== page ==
Morbid obesity serves as a barrier to kidney transplantation (KT) due to poor post-transplant outcomes. Laparoscopic sleeve gastrectomy (LSG) has previously been shown to improve transplant eligibility via weight loss. We aimed to examine the role LSG plays in improving outcomes post-KT, including possible effects on new onset diabetes after transplant (NODAT).
A single-center analysis was performed identifying all patients who underwent KT after LSG from 2011-2017 (n=41). Exclusion criteria included type I DM and previous pancreas transplantation. NODAT was defined as a new insulin requirement after KT. Delayed graft function (DGF) was defined as need for dialysis within the first week after KT. Mean post-transplant follow-up period was 22 months.
41 patients underwent KT after LSG after median time of 16 months. Median age of post-LSG patients was 56.0 years at time of KT. Most patients were Caucasian and male. Average BMI decreased by nine from the time of LSG to KT, and no patients regained weight after one year. After LSG, the number of patients with HTN (85.4% vs 48.5%) and the number of antihypertensive medications used decreased significantly (1.6 vs 0.6) at time of KT (p<0.001 each). At one-year follow-up, the improvement in HTN persisted (51.2% vs 48.5%, p=NS). The average insulin regimen also decreased from 33.0±51.6 to 11.7±21.5 daily units at time of KT (p<0.001). This improvement also persisted at one-year follow-up (11.9 vs 11.7 units, p=NS). Zero patients suffered NODAT over the follow-up period, in comparison to our institutional rate of NODAT at 15.8%. One patient developed DGF (2.4%) after KT, compared to our institutional rate of 13.3%. After one-year post-KT period, there was one graft loss (2.4%) and no patient mortality.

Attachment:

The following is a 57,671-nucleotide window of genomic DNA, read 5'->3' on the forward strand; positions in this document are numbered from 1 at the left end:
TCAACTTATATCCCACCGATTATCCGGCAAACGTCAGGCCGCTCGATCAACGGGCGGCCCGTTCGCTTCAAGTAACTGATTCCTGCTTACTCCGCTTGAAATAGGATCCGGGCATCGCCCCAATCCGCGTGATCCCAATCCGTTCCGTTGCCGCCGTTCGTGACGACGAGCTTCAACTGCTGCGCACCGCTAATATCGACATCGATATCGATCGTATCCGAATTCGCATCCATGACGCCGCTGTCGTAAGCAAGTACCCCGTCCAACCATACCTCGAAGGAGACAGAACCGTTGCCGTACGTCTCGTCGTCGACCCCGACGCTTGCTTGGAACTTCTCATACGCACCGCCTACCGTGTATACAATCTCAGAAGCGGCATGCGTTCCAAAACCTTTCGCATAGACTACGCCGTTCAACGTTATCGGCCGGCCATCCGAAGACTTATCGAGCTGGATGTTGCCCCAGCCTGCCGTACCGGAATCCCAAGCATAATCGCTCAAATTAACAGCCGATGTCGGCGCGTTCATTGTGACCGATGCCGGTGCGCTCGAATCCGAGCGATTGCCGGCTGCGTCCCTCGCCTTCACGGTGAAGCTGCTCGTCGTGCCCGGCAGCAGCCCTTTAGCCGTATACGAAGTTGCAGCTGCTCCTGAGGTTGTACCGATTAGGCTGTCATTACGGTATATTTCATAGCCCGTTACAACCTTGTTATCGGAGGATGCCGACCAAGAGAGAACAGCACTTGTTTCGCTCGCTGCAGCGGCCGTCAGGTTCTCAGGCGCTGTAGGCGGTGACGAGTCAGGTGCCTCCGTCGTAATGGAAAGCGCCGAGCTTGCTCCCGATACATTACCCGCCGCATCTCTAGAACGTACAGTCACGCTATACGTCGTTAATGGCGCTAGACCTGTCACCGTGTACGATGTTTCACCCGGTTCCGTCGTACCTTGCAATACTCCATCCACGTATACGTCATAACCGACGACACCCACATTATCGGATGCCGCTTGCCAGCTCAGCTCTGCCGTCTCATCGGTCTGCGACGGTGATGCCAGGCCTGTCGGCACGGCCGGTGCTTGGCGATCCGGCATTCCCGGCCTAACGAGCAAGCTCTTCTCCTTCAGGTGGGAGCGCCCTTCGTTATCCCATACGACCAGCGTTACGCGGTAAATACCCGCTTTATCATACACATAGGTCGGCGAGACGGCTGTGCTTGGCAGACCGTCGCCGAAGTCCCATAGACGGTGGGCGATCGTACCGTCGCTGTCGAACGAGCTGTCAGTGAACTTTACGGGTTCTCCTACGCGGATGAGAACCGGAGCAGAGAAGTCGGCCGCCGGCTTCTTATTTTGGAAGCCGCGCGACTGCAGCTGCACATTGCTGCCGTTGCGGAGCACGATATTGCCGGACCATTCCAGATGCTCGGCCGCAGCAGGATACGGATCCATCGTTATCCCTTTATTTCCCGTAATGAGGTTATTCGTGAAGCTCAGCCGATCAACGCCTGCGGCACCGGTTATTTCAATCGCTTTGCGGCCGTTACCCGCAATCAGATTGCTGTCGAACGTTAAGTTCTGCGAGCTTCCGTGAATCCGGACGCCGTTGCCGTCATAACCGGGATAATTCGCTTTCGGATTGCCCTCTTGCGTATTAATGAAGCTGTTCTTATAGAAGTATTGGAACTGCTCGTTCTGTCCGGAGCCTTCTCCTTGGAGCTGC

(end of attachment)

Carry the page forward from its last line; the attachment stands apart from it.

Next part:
This is the largest reported series of kidney transplant after planned LSG in morbidly obese patients.Our results confirm excellent post-transplant outcomes among patients who otherwise would have been denied KT eligibility.